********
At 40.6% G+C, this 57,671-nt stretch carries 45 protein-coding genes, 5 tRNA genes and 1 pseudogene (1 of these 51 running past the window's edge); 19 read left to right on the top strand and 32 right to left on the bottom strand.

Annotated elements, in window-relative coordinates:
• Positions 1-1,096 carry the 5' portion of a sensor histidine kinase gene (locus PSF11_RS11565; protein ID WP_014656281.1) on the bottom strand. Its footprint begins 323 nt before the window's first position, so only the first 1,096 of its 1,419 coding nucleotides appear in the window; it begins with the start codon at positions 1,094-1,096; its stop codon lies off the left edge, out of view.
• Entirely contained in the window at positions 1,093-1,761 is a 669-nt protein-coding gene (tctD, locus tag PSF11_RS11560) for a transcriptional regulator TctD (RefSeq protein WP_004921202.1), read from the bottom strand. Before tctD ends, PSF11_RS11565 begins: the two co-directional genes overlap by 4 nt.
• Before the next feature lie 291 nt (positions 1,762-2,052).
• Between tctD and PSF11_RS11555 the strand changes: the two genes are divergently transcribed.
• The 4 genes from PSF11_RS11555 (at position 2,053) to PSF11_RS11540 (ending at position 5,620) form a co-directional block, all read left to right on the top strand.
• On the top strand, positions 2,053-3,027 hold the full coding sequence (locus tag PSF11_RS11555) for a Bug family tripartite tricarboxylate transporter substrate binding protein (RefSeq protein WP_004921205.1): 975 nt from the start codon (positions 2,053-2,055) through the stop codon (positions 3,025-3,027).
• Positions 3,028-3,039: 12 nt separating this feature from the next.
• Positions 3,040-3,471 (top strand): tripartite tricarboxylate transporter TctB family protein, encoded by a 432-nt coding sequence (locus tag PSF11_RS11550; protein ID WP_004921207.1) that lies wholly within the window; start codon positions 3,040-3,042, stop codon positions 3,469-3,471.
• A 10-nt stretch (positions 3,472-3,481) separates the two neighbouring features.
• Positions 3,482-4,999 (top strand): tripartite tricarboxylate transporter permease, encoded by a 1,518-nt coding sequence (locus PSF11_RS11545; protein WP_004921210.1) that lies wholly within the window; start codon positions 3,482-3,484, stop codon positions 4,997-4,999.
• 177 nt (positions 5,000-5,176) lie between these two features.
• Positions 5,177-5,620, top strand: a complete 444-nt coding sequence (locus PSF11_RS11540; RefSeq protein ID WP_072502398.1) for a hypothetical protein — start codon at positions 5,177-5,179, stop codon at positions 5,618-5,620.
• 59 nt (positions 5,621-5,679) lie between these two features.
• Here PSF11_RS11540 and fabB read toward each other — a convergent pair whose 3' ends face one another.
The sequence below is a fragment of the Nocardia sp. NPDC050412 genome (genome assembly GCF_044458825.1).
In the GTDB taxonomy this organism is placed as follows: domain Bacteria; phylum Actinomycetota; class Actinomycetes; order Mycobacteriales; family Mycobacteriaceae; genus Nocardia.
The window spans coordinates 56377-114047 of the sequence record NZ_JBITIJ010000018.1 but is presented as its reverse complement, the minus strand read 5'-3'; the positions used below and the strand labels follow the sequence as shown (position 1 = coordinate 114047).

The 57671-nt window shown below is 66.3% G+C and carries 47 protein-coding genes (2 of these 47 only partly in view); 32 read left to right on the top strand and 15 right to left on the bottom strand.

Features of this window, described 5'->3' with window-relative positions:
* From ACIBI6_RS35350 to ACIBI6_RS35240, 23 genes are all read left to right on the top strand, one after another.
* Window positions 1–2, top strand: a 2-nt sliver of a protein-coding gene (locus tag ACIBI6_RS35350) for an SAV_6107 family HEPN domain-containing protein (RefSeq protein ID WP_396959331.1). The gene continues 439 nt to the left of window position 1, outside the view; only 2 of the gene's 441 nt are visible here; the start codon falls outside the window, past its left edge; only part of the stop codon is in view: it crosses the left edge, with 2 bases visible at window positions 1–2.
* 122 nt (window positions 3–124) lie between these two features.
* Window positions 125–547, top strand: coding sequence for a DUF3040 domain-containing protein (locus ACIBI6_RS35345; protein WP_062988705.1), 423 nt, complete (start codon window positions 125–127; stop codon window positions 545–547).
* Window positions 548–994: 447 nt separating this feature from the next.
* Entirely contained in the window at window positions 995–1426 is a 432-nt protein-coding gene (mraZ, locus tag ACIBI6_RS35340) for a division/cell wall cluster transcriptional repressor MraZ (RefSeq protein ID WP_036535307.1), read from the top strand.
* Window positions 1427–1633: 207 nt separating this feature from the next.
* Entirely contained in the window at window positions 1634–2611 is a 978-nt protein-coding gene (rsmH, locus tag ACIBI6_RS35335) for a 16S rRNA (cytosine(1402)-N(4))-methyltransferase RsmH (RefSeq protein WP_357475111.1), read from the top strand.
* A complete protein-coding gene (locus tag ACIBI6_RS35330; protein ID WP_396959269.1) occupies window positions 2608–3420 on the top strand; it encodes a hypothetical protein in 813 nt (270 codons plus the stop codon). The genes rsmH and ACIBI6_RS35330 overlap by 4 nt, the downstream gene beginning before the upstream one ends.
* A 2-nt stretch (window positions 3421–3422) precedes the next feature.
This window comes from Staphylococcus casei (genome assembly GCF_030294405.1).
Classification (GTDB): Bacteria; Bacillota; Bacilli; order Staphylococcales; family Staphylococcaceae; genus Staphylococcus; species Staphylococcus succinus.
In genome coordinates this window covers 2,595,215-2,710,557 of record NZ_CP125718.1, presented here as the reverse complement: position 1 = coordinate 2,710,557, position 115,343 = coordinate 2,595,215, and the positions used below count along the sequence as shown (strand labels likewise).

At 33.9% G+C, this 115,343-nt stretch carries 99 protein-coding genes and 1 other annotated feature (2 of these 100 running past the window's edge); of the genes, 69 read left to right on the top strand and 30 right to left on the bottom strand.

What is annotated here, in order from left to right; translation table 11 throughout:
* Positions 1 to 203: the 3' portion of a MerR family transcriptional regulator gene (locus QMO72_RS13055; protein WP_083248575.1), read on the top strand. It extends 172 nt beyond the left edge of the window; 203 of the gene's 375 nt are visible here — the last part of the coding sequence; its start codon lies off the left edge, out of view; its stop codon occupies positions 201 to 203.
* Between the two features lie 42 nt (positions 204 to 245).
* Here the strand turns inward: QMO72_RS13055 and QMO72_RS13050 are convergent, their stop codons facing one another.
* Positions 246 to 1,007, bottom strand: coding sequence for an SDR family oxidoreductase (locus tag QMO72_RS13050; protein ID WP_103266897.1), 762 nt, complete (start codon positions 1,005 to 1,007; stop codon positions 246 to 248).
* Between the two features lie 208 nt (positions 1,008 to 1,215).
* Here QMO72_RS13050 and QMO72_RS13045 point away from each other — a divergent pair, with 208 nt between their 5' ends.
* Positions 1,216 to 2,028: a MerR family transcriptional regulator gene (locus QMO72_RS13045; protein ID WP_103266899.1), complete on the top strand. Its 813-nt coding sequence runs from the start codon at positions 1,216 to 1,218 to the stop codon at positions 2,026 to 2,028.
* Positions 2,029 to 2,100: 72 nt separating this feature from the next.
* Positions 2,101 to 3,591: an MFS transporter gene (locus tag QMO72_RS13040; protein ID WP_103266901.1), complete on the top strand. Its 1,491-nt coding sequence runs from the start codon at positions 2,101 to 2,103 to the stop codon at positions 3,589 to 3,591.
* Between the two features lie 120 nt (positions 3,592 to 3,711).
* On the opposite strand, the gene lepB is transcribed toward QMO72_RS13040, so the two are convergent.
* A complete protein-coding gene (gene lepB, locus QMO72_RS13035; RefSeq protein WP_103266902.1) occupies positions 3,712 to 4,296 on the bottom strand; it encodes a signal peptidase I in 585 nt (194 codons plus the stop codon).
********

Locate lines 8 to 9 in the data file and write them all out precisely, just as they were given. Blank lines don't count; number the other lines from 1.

• On the top strand, positions 2,053-3,027 hold the full coding sequence (locus tag PSF11_RS11555) for a Bug family tripartite tricarboxylate transporter substrate binding protein (RefSeq protein WP_004921205.1): 975 nt from the start codon (positions 2,053-2,055) through the stop codon (positions 3,025-3,027).
• Positions 3,028-3,039: 12 nt separating this feature from the next.